“Any fool can burn down a barn. Building one is something else again.” – Old Proverb
I was standing in the foyer with Rich’s sister-in-law, Rebecca. We were both waiting for our partners – again – as they ever so slowly said their goodbyes to the rest of the family. I’ve noticed that at the end of an evening Rebecca and I head for the door immediately while our partners say goodbye to everyone.. and then continue to chat. They start to say goodbye again… and then continue to chat. Standing in the foyer, Rebecca turned to me and laughed, “The British leave without saying goodbye and the Jews say goodbye without leaving”.
Rebecca said that sometimes, in order for her to get home when she wants to, she and her partner take separate cars to social events. After being together for almost 30 years, this insight into their relationship was really helpful for me. Some parts of a relationship involve both partners working to shift their behavior so that they meet closer to the middle. But even partners in the best of relationships can simply agree to disagree and to find the workaround instead. Yes, even the best partnerships involve taking separate cars occasionally.
My chat with Rebecca came at a very good time. The weekend before, I had been frustrated that Rich continued to work around the house and didn’t sit and relax by the pool with me, as we had both been talking about and looking forward to all week. I am a very punctual person and knew we could get our errands done first thing on Saturday morning, leaving the afternoon to relax. While Rich is really reliable about timing when in his usual routine, time can get away from him when presented with an open day, too much to do and the feeling of being overwhelmed.
I’ve been told that “there is what happens, and then there is what we make what happens mean”. It was a fact that Rich didn’t get his errands done in time to relax by the pool. What I made it mean, however, was that he didn’t appreciate the little time we have together or recognize that I had a need to relax and felt overwhelmed also. And that made me mad.
My personal interpretation of events would have motivated me to continue to try and get Rich to do things differently. But fortunately, I suddenly realized that expecting him to stick to a schedule during a time when a house renovation and yard overhaul were sending his stress hormones into overdrive was an unreasonable approach. Its not that he didn’t want to sit by the pool with me, its that he just could not. In the same way that he and his sister really find it difficult to leave after a dinner party, he could not take himself out of overdrive when outside of his normal routine. I just had to let it go and find the workaround.
The workaround would have involved sitting by the pool by myself and getting the relaxation that I needed with no expectation that Rich would join me. If he showed up at some point, that would have been a pleasant surprise. When his life became a little less overwhelming, we would again be able to sit and relax together on a Saturday afternoon. There would have been no frustration or anger in that scenario – for either of us – and we would have truly been together when that occurred rather than my feeling resentment when he finally sat down.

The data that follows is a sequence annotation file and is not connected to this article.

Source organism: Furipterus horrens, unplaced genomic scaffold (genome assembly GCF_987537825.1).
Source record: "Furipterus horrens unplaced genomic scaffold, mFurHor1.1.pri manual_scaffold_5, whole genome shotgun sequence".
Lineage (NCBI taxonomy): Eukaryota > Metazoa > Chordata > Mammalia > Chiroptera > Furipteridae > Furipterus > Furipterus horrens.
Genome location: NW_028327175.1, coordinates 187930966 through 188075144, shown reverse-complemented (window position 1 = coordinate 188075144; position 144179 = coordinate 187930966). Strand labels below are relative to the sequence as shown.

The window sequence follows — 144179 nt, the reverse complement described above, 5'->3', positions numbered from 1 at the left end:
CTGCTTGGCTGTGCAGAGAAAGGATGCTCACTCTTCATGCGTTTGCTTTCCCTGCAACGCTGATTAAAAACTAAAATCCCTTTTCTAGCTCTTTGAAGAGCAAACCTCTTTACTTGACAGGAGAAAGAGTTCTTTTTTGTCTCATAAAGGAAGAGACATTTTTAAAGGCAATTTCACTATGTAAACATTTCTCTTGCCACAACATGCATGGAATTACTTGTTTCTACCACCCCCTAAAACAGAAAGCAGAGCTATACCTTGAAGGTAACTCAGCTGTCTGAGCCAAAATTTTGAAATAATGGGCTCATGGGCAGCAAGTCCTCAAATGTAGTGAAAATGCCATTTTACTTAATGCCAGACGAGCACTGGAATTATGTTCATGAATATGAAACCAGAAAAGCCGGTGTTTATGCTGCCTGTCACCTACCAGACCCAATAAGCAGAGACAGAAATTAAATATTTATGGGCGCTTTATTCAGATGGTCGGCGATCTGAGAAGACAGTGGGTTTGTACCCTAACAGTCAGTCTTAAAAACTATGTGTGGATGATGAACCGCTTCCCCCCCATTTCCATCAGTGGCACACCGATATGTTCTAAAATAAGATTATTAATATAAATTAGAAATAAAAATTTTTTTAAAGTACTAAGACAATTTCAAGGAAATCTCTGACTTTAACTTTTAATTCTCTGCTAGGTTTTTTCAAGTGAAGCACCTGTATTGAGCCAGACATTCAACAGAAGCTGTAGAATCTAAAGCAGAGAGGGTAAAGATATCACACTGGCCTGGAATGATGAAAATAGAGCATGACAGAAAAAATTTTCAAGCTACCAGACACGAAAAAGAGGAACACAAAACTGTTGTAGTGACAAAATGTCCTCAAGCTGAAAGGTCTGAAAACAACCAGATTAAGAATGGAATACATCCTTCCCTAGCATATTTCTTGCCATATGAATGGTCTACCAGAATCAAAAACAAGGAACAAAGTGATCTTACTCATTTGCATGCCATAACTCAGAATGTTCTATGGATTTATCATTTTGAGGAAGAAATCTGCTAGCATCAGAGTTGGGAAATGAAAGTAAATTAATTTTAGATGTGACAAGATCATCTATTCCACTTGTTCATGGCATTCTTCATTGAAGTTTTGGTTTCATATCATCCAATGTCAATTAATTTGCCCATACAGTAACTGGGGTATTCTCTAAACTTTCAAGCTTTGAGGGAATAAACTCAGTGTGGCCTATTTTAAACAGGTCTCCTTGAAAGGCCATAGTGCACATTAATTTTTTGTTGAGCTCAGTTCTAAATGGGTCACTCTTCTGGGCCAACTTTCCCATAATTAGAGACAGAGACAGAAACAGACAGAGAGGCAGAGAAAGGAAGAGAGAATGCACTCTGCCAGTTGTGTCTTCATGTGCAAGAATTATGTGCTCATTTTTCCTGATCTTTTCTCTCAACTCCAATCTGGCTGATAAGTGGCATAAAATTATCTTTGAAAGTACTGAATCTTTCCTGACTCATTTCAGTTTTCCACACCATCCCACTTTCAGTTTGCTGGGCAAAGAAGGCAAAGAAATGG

I used to work in a small office with a woman named Melissa who, when taking phone messages, often reversed two numbers within each phone number. It was a glitch she was aware of and I would observe her repeat the phone number back to the caller to verify she had written it down correctly. Despite her awareness and best efforts, she nevertheless would reverse the numbers on many phone messages. The inability to write down numbers correctly when part of your job is to take phone messages is a problem. However, Melissa also had a number of other responsibilities within the small office which she did very well. She was very personable with clients, managed the remaining support staff in a very organized and efficient manner and had been a loyal employee for many years.
Melissa’s boss would get angry and reprimand her every time a phone number was incorrect. As much as Melissa explained that she did not intend to reverse numbers and that she was trying her best, her boss would get more and more angry about the situation. After observing this for some time it occurred to me that the boss was the one with the real problem. She was hyperfocusing on Melissa’s one area of difficulty and seemed to take it personally. The boss seemed to think, “She just isn’t paying attention. She isn’t listening to me when I tell her to stop doing that. I guess I just need to tell her again – and this time I’ll threaten some sort of punishment for doing it – and then maybe she’ll stop doing it.” The boss was banging her head against a wall that neither she nor Melissa was able to budge. The boss should have just let it go and found the workaround instead. And what might that have been?
A good way to begin to find the workaround is to ask, “How can I help this person succeed?” Melissa should have been told to forward callers to voice mail, relieving her of the responsibility of writing down phone numbers. She could continue excelling at the remainder of those tasks assigned to her. The boss would have received phone messages that were correct, Melissa would stop being attacked about her one fault and the morale of everyone in the office would improve considerably. Problem solved.
“The inferior teacher tells you that something is wrong with you and offers to fix it. The superior teacher tells you that something is right with you and helps you bring it forth”. – Alan Cohen